Rdzak's Nice Paper on the Incompatibility of PSR and Libertarianism

Rdzak, Brandon. "The Principle of Sufficient Reason and Libertarianism: A Reply to Pruss", Philosophia (2021),  https://doi.org/10.1007/s11406-021-00364-0. 

Abstract: Alexander Pruss’s Principle of Sufficient Reason states that every contingent true proposition has an explanation. Pruss thinks that he can plausibly maintain both his PSR and his account of libertarian free will. This is because his libertarianism has it that contingent true propositions reporting free choices are self-explanatory. But I don’t think Pruss can plausibly maintain both his PSR and libertarianism without a rift occurring in one or the other. Similar to the old luck/randomness objection, I contend that Pruss’s libertarianism is susceptible to what I call “the inexplicability objection”, which attempts to show that agents’ free choices involve contingent brute facts. Pruss may be able to partially explain a proposition such that Jones freely chose A for reason R, but he cannot adequately explain a contrastive proposition such as that Jones freely chose A for R rather than B for R*. The result is that either PSR is too explanatorily permissive for libertarianism, or libertarianism is too explanatorily impermissive to satisfy PSR. After considering what I take to be Pruss’s best response to the inexplicability objection, I conclude that his attempt to reconcile PSR and libertarianism is unsuccessful.

The Argument from PSR to Monism

Here's yet another argument to add to the list. A commitment to the Principle of Sufficient Reason (PSR) is commonly thought to go hand in hand with a commitment to traditional theism. However, as Michael Della Rocca has recently argued, PSR entails monism. Therefore, to the extent that one has reason to accept PSR, one has reason to reject theism.

Fantastic New Paper on Fine-Tuning as Evidence for a Multiverse

Yoaav Isaacs, John Hawthorne, and Jeffrey Sanford Russell. "Multiple Universes and Self-Locating Evidence", Philosophical Review (forthcoming).

Is the fact that our universe contains fine-tuned life evidence that we live in a multiverse? Hacking (1987) and White (2000) influentially argue that it is not. We approach this question through a systematic framework for self-locating epistemology. As it turns out, leading approaches to self-locating evidence agree that the fact that our own universe contains fine-tuned life indeed confirms the existence of a multiverse (at least in a suitably idealized setting). This convergence is no accident: we present two theorems showing that in this setting, *any* updating rule that satisfies a few reasonable conditions will have the same feature. The conclusion that fine-tuned life provides evidence for a multiverse is hard to escape.

Fantastic New Critique of Molinism by Climenhaga and Rubio

 Climenhaga, Nevin and Rubio, Daniel. "Molinism: Explaining Our Freedom Away", Mind (forthcoming).


Molinists hold that there are contingently true counterfactuals about what agents would do if put in specific circumstances, that God knows these prior to creation, and that God uses this knowledge in choosing how to create. In this essay we critique Molinism, arguing that if these theses were true, agents would not be free. Consider Eve’s sinning upon being tempted by a serpent. We argue that if Molinism is true, then there is some set of facts that fully explains both Eve’s action and everything else Eve does that influences that action; and that if this is the case, Eve does not act freely. The first premise of this argument follows from the explanatory relations the Molinist is committed to, and the second premise follows from libertarian intuitions about free will.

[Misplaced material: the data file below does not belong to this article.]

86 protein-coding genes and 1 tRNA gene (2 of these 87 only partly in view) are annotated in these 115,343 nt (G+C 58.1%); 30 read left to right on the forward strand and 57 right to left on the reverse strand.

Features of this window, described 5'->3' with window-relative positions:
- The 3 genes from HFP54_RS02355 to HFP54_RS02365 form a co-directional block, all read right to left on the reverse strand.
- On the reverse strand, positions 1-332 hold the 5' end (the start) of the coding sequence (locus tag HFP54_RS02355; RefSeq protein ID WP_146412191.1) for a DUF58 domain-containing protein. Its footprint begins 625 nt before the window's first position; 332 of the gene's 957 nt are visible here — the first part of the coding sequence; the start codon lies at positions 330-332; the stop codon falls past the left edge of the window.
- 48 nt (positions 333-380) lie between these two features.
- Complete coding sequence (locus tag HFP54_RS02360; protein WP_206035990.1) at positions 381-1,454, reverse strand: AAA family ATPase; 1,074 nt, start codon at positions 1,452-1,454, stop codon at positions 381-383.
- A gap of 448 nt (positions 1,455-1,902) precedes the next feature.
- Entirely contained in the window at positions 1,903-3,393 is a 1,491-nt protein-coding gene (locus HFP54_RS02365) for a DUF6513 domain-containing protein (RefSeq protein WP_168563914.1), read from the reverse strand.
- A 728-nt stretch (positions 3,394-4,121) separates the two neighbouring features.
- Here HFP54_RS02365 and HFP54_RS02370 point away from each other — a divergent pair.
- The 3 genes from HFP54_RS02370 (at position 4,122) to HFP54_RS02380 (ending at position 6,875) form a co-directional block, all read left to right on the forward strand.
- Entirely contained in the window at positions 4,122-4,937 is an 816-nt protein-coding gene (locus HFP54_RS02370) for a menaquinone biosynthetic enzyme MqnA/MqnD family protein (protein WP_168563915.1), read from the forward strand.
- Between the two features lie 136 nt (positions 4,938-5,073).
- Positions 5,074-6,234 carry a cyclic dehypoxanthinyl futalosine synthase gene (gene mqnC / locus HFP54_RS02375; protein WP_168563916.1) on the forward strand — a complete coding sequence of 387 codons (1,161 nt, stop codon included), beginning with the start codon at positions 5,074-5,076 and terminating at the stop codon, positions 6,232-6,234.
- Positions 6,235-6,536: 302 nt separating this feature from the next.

The Argument from Modal Normativism Against Theism

Here's another argument to add to the listModal normativism is growing in popularity as an account of the nature of modality. However, on that view, modal properties are metaphysically lightweight, and do not exist as features of mind-independent reality. However, on standard theism, modal properties are not metaphysically lightweight, but rather exist as features of mind-independent reality (e.g., the necessary existence of god and the contingent existence of the universe). Therefore, to the extent that one has reason to accept modal normativism, one thereby has reason to reject standard theism.

Three Excellent New Critiques of the Kalam Cosmological Argument from Malpass and Morriston

Malpass, Alex. 2021. "All the Time in the World", Mind. https://doi.org/10.1093/mind/fzaa086. 

Morriston, Wes. 2021. "Infinity, Time, and Successive Addition", Australasian Philosophical Quarterly. DOI: 10.1080/00048402.2020.1865426

Malpass, Alex and Morriston Wes. 2020. "Endless and Infinite", The Philosophical Quarterly 70(281): 830-849. 

Rdzak's Nice Paper on the Incompatibility of PSR and Libertarianism

Rdzak, Brandon. " The Principle of Sufficient Reason and Libertarianism: A Reply to Pruss ", Philosophia (2021),  https://doi.org/...